Insurgency and counterinsurgency are not new to Americans. People often forget that the American Revolution was an insurgency by colonists against the British crown. In South Carolina, Frances Marion, the so-called “Swamp Fox” who hid with his band of guerrillas in the woods and led raids against British troops, is considered an American hero. Likewise, during the American Civil War, southern “partisans” such as John Mosby, of Mosby’s Rangers, became infamous for their successful guerrilla tactics against Union soldiers.1
Americans have an even more extensive history as counter-insurgents –with a mixed record of success.2 Early American expansion led to a number of bloody engagements between the Army (and sometimes the Marines) and various Native American tribes in the Northwest Indian War (1785-1795), in the Creek and Seminole Wars that followed in the South, and in the many famous clashes with the Sioux, the Comanche, and others in the West throughout the 1800s. Many of the lessons learned through trial and error on the American frontier were handed down through word of mouth by soldiers who brought their personal experiences from one fight to the next.
This nearly uninterrupted string of guerrilla and counter-guerrilla operations informed the U.S. military’s approach in later conflicts, including the guerrilla elements of the Civil War and its aftermath; the Mexican-American War of 1846-48; the Spanish-American War and the long struggle against Filipino insurgents from 1898 to at least 1910.3 The Marine Corps leveraged the only doctrine the Army had up to that point (Small Wars and Punitive Expeditions)4 in the so-called Caribbean “Banana Wars,” and ultimately recorded its lessons learned from that experience as doctrine in the 1940 publication of the Small Wars Manual.5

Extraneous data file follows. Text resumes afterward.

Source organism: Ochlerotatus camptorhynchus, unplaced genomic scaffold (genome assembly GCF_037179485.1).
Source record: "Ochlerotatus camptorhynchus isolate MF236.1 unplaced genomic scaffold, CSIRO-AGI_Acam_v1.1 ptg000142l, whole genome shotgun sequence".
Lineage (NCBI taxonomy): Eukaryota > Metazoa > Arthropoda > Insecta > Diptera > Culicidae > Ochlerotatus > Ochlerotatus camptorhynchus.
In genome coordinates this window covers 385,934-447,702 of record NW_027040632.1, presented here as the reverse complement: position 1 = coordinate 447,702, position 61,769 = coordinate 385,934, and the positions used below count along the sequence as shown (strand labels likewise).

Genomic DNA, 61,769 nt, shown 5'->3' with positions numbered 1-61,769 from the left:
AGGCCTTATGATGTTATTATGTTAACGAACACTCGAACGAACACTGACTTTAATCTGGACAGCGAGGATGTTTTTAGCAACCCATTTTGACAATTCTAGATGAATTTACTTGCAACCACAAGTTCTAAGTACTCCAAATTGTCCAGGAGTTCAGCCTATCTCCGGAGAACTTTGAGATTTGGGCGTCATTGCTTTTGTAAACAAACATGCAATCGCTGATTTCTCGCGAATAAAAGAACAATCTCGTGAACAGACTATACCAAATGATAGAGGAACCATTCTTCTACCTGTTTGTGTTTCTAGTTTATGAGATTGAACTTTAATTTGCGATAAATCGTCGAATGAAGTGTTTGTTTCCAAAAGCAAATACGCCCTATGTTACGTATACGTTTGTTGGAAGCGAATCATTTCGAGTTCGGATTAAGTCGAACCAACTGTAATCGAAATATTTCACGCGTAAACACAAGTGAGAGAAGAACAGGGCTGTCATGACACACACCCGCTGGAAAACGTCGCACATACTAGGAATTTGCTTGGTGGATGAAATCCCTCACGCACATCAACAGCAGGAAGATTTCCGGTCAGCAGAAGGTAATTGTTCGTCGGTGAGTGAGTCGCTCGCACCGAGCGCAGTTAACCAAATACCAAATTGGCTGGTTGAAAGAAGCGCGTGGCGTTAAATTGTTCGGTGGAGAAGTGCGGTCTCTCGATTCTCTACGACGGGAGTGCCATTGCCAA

Janine Davidson wrote this paper while a nonresident senior fellow at Brookings.
It will take more than cosmetic steps by Pakistan to get the Trump administration to unfreeze security assistance [to Pakistan]. Washington is looking for serious and sustained efforts against the Haqqanis [Haqqani Network], and active measures to incentivize the Taliban to engage in peace talks. I also suspect that any resumption of security assistance would be phased, focusing first on restoring military exchanges and narrowly-targeted counterterrorism assistance programs.
This suspension [of U.S. military aid] will no doubt put pressure on Pakistan’s foreign exchange reserves, but I am skeptical that cutting a few hundred million dollars in assistance will induce Pakistan to make significant changes to its security policy. Today’s announcement sends a signal about the U.S. administration’s intent to hold Pakistan to account in the public domain. Whether it accomplishes more than that is yet to be seen.
The suspension [of military aid to Pakistan] is arguably more significant as a signal of Washington’s discontent than as an act of financial deprivation. The Trump administration has likely sketched out an escalation strategy, and would be wise to pause after Thursday’s announcement to give Pakistan the opportunity to quietly address U.S. concerns.